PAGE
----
• A proposed acquisition by Coca Cola Amatil of Australia's largest fruit drink manufacturer, Berri, was opposed by the ACCC. The ACCC was of the view that Coca Cola Amatil could exert its market power to link sales of the Berri fruit juice products to its dominant Coca-Cola soft drink product.

These examples demonstrate the extent of the ACCC's enforcement of the Trade Practices Act across many different industry groups and confirm that the ACCC is prepared to take action no matter how large or small your business. Graeme Samuel is also reported as contacting companies to encourage voluntary compliance.

This recent ACCC activity suggests that:

  • if your business does not have a Trade Practices Act compliance program you should implement one now; or

  • when you have a Trade Practices Act compliance program you should review the program regularly to ensure that it remains effective.

Why have a compliance program?

The Trade Practices Act applies to just about every aspect of your business - for example, advertising, price setting, and transactions with other businesses or consumers.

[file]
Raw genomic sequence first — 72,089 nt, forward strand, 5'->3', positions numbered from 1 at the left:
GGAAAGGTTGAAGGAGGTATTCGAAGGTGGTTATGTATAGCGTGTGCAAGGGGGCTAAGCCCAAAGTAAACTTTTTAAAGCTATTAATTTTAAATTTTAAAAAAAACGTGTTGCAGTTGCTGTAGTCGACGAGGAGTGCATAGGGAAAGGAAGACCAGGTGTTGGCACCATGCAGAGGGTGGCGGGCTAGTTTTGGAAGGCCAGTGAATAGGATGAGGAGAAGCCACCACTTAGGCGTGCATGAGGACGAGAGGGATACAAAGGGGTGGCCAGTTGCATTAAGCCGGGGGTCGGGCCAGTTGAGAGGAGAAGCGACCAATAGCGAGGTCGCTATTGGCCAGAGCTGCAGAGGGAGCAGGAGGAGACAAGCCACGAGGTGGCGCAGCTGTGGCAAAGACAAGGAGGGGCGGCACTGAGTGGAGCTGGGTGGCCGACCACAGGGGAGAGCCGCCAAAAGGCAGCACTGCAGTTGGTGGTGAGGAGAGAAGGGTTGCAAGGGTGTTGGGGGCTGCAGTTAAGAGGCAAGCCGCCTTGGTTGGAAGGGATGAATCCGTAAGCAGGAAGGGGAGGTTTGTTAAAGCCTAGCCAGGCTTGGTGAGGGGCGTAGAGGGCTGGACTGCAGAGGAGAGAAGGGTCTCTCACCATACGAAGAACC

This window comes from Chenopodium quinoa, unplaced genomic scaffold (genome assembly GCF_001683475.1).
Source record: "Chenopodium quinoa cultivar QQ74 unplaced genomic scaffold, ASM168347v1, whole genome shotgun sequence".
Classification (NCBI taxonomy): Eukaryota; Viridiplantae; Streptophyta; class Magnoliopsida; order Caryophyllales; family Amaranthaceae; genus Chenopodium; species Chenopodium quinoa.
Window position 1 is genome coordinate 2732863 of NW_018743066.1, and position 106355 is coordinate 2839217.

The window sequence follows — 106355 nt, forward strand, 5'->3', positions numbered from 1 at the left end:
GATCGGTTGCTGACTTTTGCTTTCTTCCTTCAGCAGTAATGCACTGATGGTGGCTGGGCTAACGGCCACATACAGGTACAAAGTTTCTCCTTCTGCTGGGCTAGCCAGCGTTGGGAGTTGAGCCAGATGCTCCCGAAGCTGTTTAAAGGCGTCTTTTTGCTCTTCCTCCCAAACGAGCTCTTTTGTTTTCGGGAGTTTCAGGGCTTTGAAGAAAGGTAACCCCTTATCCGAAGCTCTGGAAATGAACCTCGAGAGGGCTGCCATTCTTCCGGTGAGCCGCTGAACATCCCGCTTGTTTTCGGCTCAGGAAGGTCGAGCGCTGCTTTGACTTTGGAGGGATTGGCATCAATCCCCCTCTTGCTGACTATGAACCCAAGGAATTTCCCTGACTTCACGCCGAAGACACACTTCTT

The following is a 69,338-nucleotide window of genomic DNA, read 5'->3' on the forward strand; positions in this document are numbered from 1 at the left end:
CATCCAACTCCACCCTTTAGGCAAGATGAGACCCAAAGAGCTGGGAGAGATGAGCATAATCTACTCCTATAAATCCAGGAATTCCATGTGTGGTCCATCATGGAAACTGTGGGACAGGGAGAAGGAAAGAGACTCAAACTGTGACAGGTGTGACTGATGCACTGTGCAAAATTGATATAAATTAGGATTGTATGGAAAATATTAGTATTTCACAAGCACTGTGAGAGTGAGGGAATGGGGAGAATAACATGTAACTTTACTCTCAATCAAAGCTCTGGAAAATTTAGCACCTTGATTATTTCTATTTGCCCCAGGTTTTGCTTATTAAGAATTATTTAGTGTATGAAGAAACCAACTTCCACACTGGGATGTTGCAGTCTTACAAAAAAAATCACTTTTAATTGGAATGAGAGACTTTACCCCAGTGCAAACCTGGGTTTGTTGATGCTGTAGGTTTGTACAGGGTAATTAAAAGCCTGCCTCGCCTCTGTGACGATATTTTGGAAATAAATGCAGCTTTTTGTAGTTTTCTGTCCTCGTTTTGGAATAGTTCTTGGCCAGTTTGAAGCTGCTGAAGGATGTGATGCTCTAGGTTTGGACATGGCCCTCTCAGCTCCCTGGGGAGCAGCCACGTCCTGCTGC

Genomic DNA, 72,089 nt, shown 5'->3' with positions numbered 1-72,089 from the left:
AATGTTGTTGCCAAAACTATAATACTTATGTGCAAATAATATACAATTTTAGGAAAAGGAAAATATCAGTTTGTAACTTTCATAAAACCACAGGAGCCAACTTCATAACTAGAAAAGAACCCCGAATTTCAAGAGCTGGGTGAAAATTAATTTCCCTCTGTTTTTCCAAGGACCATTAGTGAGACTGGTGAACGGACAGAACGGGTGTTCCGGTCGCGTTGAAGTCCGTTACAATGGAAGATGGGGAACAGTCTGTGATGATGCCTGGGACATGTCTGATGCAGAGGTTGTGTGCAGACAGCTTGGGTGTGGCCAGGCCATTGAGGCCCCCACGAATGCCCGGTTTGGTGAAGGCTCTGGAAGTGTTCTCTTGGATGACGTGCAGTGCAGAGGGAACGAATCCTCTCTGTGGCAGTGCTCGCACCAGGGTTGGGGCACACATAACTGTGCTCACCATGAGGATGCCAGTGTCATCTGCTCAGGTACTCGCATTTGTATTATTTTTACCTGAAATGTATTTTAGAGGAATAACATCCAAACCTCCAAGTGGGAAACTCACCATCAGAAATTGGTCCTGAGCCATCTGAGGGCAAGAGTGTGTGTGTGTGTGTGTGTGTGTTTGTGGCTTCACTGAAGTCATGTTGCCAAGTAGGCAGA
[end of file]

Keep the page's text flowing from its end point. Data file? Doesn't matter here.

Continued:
Various business groups acknowledge, and commentators have pointed out, voluntary compliance with the Trade Practices Act can generate significant benefits.

Voluntary compliance -

  • involves disseminating a positive, law-abiding corporate ethos throughout your business, creating an atmosphere that encourages employees to comply with the Trade Practices Act and other laws;

  • is consistent with the responsibilities now placed on the directors of your business for corporate governance;